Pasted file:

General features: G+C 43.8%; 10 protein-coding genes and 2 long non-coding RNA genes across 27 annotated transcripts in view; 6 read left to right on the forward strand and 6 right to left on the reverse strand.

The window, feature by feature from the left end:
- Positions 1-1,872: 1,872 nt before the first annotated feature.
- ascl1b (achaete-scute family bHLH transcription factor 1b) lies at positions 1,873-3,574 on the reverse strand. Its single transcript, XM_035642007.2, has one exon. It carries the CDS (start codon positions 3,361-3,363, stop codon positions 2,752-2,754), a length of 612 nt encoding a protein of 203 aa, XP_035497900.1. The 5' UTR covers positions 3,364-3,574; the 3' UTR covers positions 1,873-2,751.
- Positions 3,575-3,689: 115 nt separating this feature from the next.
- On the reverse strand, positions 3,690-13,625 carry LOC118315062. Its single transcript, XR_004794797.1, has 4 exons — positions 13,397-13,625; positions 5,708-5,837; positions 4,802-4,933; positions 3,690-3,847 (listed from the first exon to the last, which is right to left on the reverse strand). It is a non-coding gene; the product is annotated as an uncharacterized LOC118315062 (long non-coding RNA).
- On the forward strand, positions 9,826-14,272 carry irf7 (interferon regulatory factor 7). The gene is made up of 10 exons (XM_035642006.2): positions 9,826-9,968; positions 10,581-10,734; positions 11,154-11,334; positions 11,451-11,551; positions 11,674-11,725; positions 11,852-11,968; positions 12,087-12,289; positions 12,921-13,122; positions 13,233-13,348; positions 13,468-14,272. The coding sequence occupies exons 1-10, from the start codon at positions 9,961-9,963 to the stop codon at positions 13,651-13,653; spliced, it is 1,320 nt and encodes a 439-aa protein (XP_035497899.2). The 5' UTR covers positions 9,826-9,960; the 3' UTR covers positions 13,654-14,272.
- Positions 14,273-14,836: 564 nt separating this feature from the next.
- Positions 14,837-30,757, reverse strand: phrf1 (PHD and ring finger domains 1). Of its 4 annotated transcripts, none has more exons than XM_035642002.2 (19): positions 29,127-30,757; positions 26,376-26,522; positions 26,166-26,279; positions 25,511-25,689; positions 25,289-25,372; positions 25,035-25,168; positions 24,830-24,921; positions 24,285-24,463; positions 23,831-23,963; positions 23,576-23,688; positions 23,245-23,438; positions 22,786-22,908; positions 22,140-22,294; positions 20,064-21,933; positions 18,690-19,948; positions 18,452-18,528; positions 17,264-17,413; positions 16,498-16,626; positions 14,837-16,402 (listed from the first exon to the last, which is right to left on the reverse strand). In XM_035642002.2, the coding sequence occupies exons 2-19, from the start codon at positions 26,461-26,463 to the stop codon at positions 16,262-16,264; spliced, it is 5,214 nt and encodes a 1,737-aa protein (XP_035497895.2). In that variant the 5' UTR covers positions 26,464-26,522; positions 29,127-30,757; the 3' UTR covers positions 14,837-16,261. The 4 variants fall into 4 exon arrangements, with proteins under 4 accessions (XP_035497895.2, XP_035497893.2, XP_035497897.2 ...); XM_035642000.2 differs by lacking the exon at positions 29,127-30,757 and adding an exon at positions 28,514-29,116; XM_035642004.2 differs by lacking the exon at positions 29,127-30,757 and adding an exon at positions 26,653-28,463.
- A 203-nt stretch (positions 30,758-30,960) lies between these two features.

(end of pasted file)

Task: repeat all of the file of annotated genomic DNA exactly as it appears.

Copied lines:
General features: G+C 43.8%; 10 protein-coding genes and 2 long non-coding RNA genes across 27 annotated transcripts in view; 6 read left to right on the forward strand and 6 right to left on the reverse strand.

The window, feature by feature from the left end:
- Positions 1-1,872: 1,872 nt before the first annotated feature.
- ascl1b (achaete-scute family bHLH transcription factor 1b) lies at positions 1,873-3,574 on the reverse strand. Its single transcript, XM_035642007.2, has one exon. It carries the CDS (start codon positions 3,361-3,363, stop codon positions 2,752-2,754), a length of 612 nt encoding a protein of 203 aa, XP_035497900.1. The 5' UTR covers positions 3,364-3,574; the 3' UTR covers positions 1,873-2,751.
- Positions 3,575-3,689: 115 nt separating this feature from the next.
- On the reverse strand, positions 3,690-13,625 carry LOC118315062. Its single transcript, XR_004794797.1, has 4 exons — positions 13,397-13,625; positions 5,708-5,837; positions 4,802-4,933; positions 3,690-3,847 (listed from the first exon to the last, which is right to left on the reverse strand). It is a non-coding gene; the product is annotated as an uncharacterized LOC118315062 (long non-coding RNA).
- On the forward strand, positions 9,826-14,272 carry irf7 (interferon regulatory factor 7). The gene is made up of 10 exons (XM_035642006.2): positions 9,826-9,968; positions 10,581-10,734; positions 11,154-11,334; positions 11,451-11,551; positions 11,674-11,725; positions 11,852-11,968; positions 12,087-12,289; positions 12,921-13,122; positions 13,233-13,348; positions 13,468-14,272. The coding sequence occupies exons 1-10, from the start codon at positions 9,961-9,963 to the stop codon at positions 13,651-13,653; spliced, it is 1,320 nt and encodes a 439-aa protein (XP_035497899.2). The 5' UTR covers positions 9,826-9,960; the 3' UTR covers positions 13,654-14,272.
- Positions 14,273-14,836: 564 nt separating this feature from the next.
- Positions 14,837-30,757, reverse strand: phrf1 (PHD and ring finger domains 1). Of its 4 annotated transcripts, none has more exons than XM_035642002.2 (19): positions 29,127-30,757; positions 26,376-26,522; positions 26,166-26,279; positions 25,511-25,689; positions 25,289-25,372; positions 25,035-25,168; positions 24,830-24,921; positions 24,285-24,463; positions 23,831-23,963; positions 23,576-23,688; positions 23,245-23,438; positions 22,786-22,908; positions 22,140-22,294; positions 20,064-21,933; positions 18,690-19,948; positions 18,452-18,528; positions 17,264-17,413; positions 16,498-16,626; positions 14,837-16,402 (listed from the first exon to the last, which is right to left on the reverse strand). In XM_035642002.2, the coding sequence occupies exons 2-19, from the start codon at positions 26,461-26,463 to the stop codon at positions 16,262-16,264; spliced, it is 5,214 nt and encodes a 1,737-aa protein (XP_035497895.2). In that variant the 5' UTR covers positions 26,464-26,522; positions 29,127-30,757; the 3' UTR covers positions 14,837-16,261. The 4 variants fall into 4 exon arrangements, with proteins under 4 accessions (XP_035497895.2, XP_035497893.2, XP_035497897.2 ...); XM_035642000.2 differs by lacking the exon at positions 29,127-30,757 and adding an exon at positions 28,514-29,116; XM_035642004.2 differs by lacking the exon at positions 29,127-30,757 and adding an exon at positions 26,653-28,463.
- A 203-nt stretch (positions 30,758-30,960) lies between these two features.